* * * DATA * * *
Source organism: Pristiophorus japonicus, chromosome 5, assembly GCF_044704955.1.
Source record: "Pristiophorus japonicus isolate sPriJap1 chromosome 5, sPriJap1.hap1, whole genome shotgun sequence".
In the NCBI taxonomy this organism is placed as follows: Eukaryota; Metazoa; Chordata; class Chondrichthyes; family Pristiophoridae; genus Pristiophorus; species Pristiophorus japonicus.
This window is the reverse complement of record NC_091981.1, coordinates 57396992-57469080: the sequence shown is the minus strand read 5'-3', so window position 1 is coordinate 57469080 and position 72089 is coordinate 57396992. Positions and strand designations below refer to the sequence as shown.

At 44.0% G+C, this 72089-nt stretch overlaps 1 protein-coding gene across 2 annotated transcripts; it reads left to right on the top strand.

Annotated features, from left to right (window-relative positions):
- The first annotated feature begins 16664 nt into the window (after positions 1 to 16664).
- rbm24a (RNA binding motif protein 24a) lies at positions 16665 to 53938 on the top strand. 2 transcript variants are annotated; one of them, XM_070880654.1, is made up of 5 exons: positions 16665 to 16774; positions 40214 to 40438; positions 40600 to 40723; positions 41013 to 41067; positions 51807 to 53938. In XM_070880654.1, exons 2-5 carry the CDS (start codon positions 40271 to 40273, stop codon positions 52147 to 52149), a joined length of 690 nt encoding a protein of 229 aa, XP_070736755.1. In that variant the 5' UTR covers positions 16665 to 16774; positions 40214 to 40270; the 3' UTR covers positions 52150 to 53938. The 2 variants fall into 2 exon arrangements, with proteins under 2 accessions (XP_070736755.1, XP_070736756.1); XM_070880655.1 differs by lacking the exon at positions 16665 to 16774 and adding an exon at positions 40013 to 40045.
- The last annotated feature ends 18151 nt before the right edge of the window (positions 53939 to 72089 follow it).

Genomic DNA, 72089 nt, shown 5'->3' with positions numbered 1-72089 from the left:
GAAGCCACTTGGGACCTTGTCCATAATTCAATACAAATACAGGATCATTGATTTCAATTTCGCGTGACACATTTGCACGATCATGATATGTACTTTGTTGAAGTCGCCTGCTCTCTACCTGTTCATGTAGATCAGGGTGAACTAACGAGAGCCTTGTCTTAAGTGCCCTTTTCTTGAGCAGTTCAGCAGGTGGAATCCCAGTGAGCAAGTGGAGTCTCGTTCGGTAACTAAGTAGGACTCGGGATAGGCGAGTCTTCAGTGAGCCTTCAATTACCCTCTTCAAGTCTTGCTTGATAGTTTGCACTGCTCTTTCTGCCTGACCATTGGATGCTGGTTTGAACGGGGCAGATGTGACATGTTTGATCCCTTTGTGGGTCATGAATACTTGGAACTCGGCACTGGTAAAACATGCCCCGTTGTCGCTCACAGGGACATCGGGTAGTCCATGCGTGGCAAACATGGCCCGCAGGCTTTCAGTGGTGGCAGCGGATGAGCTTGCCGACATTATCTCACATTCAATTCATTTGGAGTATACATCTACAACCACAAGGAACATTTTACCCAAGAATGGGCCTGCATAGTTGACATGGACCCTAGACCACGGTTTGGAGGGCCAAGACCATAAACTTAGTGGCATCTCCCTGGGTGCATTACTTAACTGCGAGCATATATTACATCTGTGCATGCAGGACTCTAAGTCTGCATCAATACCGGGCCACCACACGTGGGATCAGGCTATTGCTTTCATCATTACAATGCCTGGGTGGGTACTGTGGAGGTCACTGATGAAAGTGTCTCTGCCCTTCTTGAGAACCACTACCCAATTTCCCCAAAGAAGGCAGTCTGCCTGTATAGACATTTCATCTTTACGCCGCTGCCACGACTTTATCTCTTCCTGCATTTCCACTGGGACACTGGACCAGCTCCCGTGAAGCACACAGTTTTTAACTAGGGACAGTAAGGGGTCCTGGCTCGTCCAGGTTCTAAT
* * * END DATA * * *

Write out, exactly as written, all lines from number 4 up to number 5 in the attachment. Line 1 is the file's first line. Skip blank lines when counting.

This window is the reverse complement of record NC_091981.1, coordinates 57396992-57469080: the sequence shown is the minus strand read 5'-3', so window position 1 is coordinate 57469080 and position 72089 is coordinate 57396992. Positions and strand designations below refer to the sequence as shown.

At 44.0% G+C, this 72089-nt stretch overlaps 1 protein-coding gene across 2 annotated transcripts; it reads left to right on the top strand.